Editorial

As a member of Harbor Bay Neighbors who are in opposition to moving the Harbor Bay Club from its the location its operated from for more than 35 years in order to build homes or a hotel, I frequently hear misconceptions, and untruths that have been accepted as fact. I’d like to take this opportunity to set the record straight.

1. Ron Cowan and Harbor Bay Isle Associates (HBIA) have given up on replacing the current club with houses.

Two pieces appeared side-by-side on the May 29 Alameda Sun opinion page. The first, a letter written by City Councilman Stewart Chen (“We all want what’s best for Alameda”) stated, “The City Council is responding to the community’s desire to develop Alameda Point and is trying to do it with the least number of new housing units possible.” 

The column next to Chen’s letter was a commentary from Eugenie Thomson, a licensed civil and traffic engineer and a long-time resident of Alameda (“City Must Follow Charter”).

Commuting into and from Alameda over the next decades is bound to take longer, and I think it is “by design” by many government agencies.

The Caltrans project main goal is to improve the 23rd and 29th avenue exits of Interstate 880. As the primary impact is to the Oakland neighborhoods, the project mostly concentrated on appeasing Oakland neighborhood needs. The Alameda County Transportation Commission’s hired a consultant for the five-year project.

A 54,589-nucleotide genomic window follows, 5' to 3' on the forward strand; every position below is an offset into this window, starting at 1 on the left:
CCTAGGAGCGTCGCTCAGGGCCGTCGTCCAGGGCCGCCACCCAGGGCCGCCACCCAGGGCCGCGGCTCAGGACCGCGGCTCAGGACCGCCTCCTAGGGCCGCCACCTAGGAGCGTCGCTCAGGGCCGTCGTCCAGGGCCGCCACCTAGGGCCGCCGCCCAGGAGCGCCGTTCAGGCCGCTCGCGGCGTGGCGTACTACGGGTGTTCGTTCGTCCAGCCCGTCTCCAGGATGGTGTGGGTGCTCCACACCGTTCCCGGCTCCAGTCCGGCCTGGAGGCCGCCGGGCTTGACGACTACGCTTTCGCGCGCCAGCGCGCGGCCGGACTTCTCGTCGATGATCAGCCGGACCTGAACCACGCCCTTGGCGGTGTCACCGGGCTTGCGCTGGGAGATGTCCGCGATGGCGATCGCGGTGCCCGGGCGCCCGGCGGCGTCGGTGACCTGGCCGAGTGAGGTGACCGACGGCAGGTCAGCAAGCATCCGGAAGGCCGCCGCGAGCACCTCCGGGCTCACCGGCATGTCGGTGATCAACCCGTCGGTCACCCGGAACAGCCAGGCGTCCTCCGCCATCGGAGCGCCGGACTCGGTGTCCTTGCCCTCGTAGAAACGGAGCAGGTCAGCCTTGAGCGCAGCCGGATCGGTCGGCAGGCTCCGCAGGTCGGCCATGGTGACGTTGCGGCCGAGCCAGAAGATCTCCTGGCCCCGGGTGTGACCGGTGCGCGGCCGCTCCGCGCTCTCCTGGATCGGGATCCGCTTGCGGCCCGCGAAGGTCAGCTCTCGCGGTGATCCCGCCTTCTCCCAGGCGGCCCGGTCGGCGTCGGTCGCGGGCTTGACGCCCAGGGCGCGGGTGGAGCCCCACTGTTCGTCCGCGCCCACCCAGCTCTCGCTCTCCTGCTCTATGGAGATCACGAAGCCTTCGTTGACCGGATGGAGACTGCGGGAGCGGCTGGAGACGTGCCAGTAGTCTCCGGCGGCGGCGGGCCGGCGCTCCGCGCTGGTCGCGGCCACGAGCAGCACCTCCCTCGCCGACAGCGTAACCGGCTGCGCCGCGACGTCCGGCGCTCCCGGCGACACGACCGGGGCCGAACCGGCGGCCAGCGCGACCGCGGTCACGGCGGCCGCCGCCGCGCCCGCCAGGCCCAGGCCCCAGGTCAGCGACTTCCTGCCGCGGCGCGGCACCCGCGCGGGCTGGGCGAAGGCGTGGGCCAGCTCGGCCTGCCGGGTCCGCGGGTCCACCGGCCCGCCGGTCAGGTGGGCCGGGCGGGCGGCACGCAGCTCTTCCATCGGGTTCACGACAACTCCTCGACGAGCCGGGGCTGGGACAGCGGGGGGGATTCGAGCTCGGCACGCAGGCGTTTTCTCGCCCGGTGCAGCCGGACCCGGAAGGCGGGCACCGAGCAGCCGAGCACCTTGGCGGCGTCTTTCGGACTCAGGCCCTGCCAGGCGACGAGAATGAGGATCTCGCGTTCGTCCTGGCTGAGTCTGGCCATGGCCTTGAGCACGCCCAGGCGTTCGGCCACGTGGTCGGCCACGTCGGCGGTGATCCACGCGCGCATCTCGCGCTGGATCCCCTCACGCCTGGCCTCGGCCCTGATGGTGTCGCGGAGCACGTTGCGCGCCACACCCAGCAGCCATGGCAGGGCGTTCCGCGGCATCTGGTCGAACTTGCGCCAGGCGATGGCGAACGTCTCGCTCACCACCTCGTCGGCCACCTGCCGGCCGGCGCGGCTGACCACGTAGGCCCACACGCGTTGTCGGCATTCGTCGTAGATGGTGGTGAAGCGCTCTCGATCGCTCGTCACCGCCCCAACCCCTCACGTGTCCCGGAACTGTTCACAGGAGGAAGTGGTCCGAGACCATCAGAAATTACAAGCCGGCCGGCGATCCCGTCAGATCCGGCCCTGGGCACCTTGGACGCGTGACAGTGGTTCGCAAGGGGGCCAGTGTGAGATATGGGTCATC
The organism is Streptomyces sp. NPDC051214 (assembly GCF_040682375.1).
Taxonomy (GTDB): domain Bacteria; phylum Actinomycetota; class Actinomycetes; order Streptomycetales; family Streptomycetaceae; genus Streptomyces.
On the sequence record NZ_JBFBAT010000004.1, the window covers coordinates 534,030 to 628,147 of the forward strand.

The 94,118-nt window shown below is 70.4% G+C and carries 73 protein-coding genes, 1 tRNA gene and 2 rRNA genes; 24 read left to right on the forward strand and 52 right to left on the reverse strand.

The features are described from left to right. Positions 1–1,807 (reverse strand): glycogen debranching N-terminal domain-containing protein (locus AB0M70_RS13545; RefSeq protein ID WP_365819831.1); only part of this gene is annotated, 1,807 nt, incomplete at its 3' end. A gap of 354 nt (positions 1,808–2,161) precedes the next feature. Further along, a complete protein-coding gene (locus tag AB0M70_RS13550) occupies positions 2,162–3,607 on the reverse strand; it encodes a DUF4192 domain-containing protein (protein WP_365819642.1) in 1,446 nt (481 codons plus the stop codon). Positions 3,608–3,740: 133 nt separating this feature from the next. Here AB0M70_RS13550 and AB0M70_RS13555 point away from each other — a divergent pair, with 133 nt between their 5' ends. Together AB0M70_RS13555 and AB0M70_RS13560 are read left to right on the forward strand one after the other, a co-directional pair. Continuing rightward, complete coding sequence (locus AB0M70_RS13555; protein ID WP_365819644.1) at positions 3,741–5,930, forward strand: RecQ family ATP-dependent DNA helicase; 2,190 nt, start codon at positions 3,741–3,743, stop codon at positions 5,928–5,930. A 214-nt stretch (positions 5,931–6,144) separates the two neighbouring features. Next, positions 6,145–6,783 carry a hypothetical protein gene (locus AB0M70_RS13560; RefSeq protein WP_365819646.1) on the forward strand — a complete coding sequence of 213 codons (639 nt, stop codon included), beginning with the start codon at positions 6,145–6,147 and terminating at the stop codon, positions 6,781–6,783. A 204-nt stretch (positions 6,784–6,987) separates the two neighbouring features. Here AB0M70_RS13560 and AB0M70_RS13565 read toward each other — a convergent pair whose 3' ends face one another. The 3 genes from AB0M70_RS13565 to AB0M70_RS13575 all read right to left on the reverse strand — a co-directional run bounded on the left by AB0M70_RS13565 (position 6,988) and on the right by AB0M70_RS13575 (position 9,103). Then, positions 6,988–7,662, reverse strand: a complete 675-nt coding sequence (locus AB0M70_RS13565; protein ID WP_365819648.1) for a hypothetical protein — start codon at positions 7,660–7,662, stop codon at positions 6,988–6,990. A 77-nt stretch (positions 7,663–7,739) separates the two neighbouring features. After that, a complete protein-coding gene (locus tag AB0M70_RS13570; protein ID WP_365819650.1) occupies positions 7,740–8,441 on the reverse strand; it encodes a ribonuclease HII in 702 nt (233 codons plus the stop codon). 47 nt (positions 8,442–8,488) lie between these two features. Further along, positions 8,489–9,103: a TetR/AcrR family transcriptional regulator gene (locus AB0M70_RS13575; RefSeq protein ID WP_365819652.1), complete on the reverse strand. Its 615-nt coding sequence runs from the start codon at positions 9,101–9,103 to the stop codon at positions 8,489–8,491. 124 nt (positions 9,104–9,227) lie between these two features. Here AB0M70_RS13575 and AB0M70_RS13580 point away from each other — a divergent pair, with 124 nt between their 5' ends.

On occasion, I hear comments from community members suggesting our school district mismanages its finances. Such comments pain me, because since I arrived in Alameda in 2009, we have worked diligently to tighten up our systems, trim excess funding, and make our financial workings ever more transparent to our public. Indeed, after working in five school districts over 22 years, I can honestly say AUSD is one of the most fiscally responsible — and financially transparent — school districts I have seen. 

The only alternative: Get voter approval to change it.

Over the past two years, the City Council has taken two defiant steps toward approving nearly 4,000 new residential units primarily in the West End. 
First, on the eve of Independence Day — July 3, 2012 — the council rezoned 17 parcels with an overall site inventory capacity of 2,525 residential multi-family units outside Alameda Point for the city’s 2007-2014 housing element cycle. 

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